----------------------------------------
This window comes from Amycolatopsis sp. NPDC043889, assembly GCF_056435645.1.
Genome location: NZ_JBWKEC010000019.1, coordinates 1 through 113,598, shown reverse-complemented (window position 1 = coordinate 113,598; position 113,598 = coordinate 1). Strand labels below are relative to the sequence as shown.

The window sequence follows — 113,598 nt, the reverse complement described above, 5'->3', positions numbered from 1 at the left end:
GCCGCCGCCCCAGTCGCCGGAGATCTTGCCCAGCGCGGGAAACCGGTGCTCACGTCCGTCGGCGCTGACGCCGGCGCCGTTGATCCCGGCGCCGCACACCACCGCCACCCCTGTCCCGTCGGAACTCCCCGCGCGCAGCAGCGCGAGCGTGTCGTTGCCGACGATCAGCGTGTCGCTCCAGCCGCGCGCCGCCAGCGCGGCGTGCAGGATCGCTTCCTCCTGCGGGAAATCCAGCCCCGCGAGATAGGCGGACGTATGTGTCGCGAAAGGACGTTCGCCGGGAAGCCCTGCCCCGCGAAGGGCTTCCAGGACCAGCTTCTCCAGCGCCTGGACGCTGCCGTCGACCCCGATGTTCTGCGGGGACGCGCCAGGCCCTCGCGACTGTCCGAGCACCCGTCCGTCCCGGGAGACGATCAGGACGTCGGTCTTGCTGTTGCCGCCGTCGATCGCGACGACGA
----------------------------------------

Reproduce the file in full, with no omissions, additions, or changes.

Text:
This window comes from Amycolatopsis sp. NPDC043889, assembly GCF_056435645.1.
Genome location: NZ_JBWKEC010000019.1, coordinates 1 through 113,598, shown reverse-complemented (window position 1 = coordinate 113,598; position 113,598 = coordinate 1). Strand labels below are relative to the sequence as shown.

The window sequence follows — 113,598 nt, the reverse complement described above, 5'->3', positions numbered from 1 at the left end:
GCCGCCGCCCCAGTCGCCGGAGATCTTGCCCAGCGCGGGAAACCGGTGCTCACGTCCGTCGGCGCTGACGCCGGCGCCGTTGATCCCGGCGCCGCACACCACCGCCACCCCTGTCCCGTCGGAACTCCCCGCGCGCAGCAGCGCGAGCGTGTCGTTGCCGACGATCAGCGTGTCGCTCCAGCCGCGCGCCGCCAGCGCGGCGTGCAGGATCGCTTCCTCCTGCGGGAAATCCAGCCCCGCGAGATAGGCGGACGTATGTGTCGCGAAAGGACGTTCGCCGGGAAGCCCTGCCCCGCGAAGGGCTTCCAGGACCAGCTTCTCCAGCGCCTGGACGCTGCCGTCGACCCCGATGTTCTGCGGGGACGCGCCAGGCCCTCGCGACTGTCCGAGCACCCGTCCGTCCCGGGAGACGATCAGGACGTCGGTCTTGCTGTTGCCGCCGTCGATCGCGACGACGA